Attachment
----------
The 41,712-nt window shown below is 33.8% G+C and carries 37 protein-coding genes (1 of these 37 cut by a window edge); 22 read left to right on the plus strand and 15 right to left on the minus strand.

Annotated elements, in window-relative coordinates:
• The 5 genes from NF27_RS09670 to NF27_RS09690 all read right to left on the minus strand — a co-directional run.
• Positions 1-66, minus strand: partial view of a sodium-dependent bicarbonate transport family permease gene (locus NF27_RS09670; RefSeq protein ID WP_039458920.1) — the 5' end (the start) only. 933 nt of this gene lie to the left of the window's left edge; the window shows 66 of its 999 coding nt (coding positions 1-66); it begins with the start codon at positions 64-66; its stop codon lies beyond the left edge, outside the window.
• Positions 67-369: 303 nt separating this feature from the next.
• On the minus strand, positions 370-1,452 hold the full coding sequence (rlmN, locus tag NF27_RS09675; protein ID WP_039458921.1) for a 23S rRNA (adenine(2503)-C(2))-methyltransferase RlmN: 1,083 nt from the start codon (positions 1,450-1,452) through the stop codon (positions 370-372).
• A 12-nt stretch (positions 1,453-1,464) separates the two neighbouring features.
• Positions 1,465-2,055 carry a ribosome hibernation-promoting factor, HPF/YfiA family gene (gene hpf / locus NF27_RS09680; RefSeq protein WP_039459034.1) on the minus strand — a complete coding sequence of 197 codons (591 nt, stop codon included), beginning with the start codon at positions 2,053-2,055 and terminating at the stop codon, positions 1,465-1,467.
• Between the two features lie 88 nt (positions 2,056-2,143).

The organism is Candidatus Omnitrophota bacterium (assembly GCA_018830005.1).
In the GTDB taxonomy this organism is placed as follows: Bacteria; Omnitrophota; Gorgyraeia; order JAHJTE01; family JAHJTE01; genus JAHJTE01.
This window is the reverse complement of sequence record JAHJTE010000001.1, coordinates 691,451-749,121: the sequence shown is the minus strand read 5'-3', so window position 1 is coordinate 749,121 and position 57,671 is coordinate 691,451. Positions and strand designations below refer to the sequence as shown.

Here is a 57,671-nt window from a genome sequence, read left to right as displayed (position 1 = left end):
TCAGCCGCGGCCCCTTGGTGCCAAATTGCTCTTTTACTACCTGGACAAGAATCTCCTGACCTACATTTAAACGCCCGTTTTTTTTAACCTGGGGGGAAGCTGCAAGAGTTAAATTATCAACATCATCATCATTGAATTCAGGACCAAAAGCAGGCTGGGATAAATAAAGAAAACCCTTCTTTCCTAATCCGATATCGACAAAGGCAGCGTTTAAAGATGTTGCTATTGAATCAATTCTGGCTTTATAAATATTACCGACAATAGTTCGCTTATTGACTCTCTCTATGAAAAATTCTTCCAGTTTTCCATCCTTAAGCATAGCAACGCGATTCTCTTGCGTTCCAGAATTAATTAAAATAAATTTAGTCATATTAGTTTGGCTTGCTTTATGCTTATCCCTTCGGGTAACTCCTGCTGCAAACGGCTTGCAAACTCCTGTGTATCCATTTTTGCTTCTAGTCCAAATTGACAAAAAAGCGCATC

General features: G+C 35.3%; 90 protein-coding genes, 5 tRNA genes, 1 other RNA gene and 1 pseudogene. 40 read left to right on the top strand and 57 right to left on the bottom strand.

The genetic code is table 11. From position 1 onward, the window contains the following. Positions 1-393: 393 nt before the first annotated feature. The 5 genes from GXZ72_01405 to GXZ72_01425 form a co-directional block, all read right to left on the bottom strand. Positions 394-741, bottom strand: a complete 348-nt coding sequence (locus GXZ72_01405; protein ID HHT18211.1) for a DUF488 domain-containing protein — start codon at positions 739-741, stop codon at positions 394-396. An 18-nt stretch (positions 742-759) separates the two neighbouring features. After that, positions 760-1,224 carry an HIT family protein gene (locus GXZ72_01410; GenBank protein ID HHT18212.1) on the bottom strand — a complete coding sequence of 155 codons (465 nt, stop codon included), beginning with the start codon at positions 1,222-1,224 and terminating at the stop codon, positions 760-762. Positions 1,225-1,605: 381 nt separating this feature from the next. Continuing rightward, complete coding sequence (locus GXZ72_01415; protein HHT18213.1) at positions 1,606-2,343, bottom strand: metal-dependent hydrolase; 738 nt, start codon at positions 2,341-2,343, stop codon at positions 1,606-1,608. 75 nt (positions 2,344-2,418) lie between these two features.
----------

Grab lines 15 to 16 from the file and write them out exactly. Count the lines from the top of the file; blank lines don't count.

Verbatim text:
General features: G+C 35.3%; 90 protein-coding genes, 5 tRNA genes, 1 other RNA gene and 1 pseudogene. 40 read left to right on the top strand and 57 right to left on the bottom strand.

The genetic code is table 11. From position 1 onward, the window contains the following. Positions 1-393: 393 nt before the first annotated feature. The 5 genes from GXZ72_01405 to GXZ72_01425 form a co-directional block, all read right to left on the bottom strand. Positions 394-741, bottom strand: a complete 348-nt coding sequence (locus GXZ72_01405; protein ID HHT18211.1) for a DUF488 domain-containing protein — start codon at positions 739-741, stop codon at positions 394-396. An 18-nt stretch (positions 742-759) separates the two neighbouring features. After that, positions 760-1,224 carry an HIT family protein gene (locus GXZ72_01410; GenBank protein ID HHT18212.1) on the bottom strand — a complete coding sequence of 155 codons (465 nt, stop codon included), beginning with the start codon at positions 1,222-1,224 and terminating at the stop codon, positions 760-762. Positions 1,225-1,605: 381 nt separating this feature from the next. Continuing rightward, complete coding sequence (locus GXZ72_01415; protein HHT18213.1) at positions 1,606-2,343, bottom strand: metal-dependent hydrolase; 738 nt, start codon at positions 2,341-2,343, stop codon at positions 1,606-1,608. 75 nt (positions 2,344-2,418) lie between these two features.